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SDDA Proposes Rules to Create Defacto Ban on Raw Milk Sales in South Dakota

By Pete Kennedy

The South Dakota Department of Agriculture (SDDA) has issued proposed raw milk regulations.  A hearing on the proposed rules will be held November 17.  According to SDDA, “the effective rules will be to allow the sale of raw milk with oversight of the public health concern monitored by the South Dakota Department of Agriculture.”  The stated reason for the proposed rules is “to protect public health.”

Under state statute, the general prohibition on the sale of raw milk does “not apply to milk, cream, skim milk or goat milk occasionally secured or purchased for his personal use by any consumer at the place or farm where the milk is produced; neither does it “apply to any active farm producer of milk, selling and delivering his own production direct to consumers only.”   There is no requirement that a farm be a licensed Grade A dairy to be under these exceptions.  The only requirement for those selling under the exceptions is that any unpasteurized milk sold be “clearly labeled by the producer as ‘raw milk’”. 

The proposed rules, in effect, take away rights given by the legislature by imposing expensive requirements that those dairies wanting to sell raw milk would not be able to afford.  The proposed rules are typical barriers-to-entry regulations that will create a defacto ban on the sale of raw milk.  The proposed regulations would change the current statutory exception by requiring that the producer must have both a milk plant permit (which requires a bottling machine) and a milk producer’s license. 

Permits will not be issued unless standards in the proposed regulations are met.  These standards include a mechanical bottling machine (handcapping would be prohibited) and a separate facility for bottling; for Grade A licensed dairies a building separate from the milk parlor would be required for bottling.  One licensed Grade A dairy farmer currently selling raw milk estimated that if the proposed rules became law, he would have to spend a minimum of $76,000 to be in compliance after figuring the cost of a separate building for bottling, a storage tank for the bottling facility, pumps to move the milk from the parlor to the bottling facility, a mechanical bottling machine and the installation costs.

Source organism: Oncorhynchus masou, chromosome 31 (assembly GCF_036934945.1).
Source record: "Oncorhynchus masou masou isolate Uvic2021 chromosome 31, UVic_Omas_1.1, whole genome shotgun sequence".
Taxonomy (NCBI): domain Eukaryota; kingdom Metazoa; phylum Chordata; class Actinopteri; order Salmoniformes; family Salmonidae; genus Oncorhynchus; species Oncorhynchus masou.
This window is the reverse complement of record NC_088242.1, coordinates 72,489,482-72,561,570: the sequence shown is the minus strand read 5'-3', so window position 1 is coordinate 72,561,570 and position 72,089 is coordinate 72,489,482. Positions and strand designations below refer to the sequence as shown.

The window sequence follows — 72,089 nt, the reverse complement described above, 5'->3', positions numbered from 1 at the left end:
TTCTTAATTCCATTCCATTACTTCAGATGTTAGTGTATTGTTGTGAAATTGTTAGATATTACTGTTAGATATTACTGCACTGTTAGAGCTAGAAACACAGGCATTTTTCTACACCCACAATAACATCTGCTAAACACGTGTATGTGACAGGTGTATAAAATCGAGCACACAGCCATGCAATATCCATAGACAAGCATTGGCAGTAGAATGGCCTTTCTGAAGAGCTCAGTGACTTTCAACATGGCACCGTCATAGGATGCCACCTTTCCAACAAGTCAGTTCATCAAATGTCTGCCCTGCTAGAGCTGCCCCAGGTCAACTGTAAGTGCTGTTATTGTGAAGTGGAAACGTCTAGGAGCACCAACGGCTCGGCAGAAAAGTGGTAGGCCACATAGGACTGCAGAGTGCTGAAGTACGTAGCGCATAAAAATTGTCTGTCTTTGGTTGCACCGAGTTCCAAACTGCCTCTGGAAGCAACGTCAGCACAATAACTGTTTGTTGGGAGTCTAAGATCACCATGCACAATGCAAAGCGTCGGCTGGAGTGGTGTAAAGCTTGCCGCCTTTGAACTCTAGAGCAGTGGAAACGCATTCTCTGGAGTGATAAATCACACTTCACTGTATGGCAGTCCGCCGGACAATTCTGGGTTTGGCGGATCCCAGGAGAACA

Aside from equipment and construction requirements, there are other onerous provisions in the proposed rules.  Raw milk producers would have to test twice yearly for bovine tuberculosis (TB) and brucellosis; no other State requires testing more than once a year.  Raw milk shall be tested in the final container (i.e., bottle)  for coliform with the maximum permissible level being ten per millimeter (10/ml).  This standard has proven difficult for California raw milk licensed dairies to meet.  Those producers selling raw milk will be required to maintain customer lists that shall be provided to SDDA upon request.  Moreover, “[t]he list must be continually updated and include the data for at least 60 days.  This customer list shall include customer names, addresses, phone numbers and quantities of raw milk sold for human consumption.”

The November 17 hearing will be held at 9:30 a.m. Central time in room 412 of the Capitol Building,  500 East Capitol Avenue, Pierre, South Dakota 57501.  Those attending will be allowed to give testimony.  Those unable to attend can still send comments opposing the rules to the following address: 

Materials much reach SDDA by November 27, 2009 at 5:00 p.m. CDT to be considered.

The purpose of the proposed rule is not to ensure that safe raw milk is sold; it is an attempt to ensure that no raw milk is sold legally.  The proposed rules need to be stopped.

Last edited: Nov 08, 2009

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